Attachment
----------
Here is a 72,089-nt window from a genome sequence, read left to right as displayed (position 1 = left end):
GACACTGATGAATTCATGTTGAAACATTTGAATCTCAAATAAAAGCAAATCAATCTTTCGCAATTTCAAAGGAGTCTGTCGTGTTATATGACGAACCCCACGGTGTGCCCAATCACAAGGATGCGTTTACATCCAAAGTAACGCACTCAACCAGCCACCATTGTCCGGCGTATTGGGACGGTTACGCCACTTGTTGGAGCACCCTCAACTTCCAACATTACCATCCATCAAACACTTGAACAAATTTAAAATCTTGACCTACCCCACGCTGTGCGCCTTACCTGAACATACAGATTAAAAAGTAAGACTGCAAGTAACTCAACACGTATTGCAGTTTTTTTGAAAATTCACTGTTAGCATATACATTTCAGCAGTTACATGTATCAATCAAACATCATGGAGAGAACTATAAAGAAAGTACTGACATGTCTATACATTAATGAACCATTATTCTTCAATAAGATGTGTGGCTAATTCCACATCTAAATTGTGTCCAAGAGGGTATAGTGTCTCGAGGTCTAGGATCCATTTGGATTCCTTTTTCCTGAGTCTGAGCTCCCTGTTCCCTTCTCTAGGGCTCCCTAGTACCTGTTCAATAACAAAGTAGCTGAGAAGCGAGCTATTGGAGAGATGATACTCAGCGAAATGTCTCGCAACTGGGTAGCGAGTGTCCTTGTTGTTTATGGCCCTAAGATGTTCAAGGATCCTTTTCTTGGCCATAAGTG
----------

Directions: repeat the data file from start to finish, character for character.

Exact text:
Here is a 72,089-nt window from a genome sequence, read left to right as displayed (position 1 = left end):
GACACTGATGAATTCATGTTGAAACATTTGAATCTCAAATAAAAGCAAATCAATCTTTCGCAATTTCAAAGGAGTCTGTCGTGTTATATGACGAACCCCACGGTGTGCCCAATCACAAGGATGCGTTTACATCCAAAGTAACGCACTCAACCAGCCACCATTGTCCGGCGTATTGGGACGGTTACGCCACTTGTTGGAGCACCCTCAACTTCCAACATTACCATCCATCAAACACTTGAACAAATTTAAAATCTTGACCTACCCCACGCTGTGCGCCTTACCTGAACATACAGATTAAAAAGTAAGACTGCAAGTAACTCAACACGTATTGCAGTTTTTTTGAAAATTCACTGTTAGCATATACATTTCAGCAGTTACATGTATCAATCAAACATCATGGAGAGAACTATAAAGAAAGTACTGACATGTCTATACATTAATGAACCATTATTCTTCAATAAGATGTGTGGCTAATTCCACATCTAAATTGTGTCCAAGAGGGTATAGTGTCTCGAGGTCTAGGATCCATTTGGATTCCTTTTTCCTGAGTCTGAGCTCCCTGTTCCCTTCTCTAGGGCTCCCTAGTACCTGTTCAATAACAAAGTAGCTGAGAAGCGAGCTATTGGAGAGATGATACTCAGCGAAATGTCTCGCAACTGGGTAGCGAGTGTCCTTGTTGTTTATGGCCCTAAGATGTTCAAGGATCCTTTTCTTGGCCATAAGTG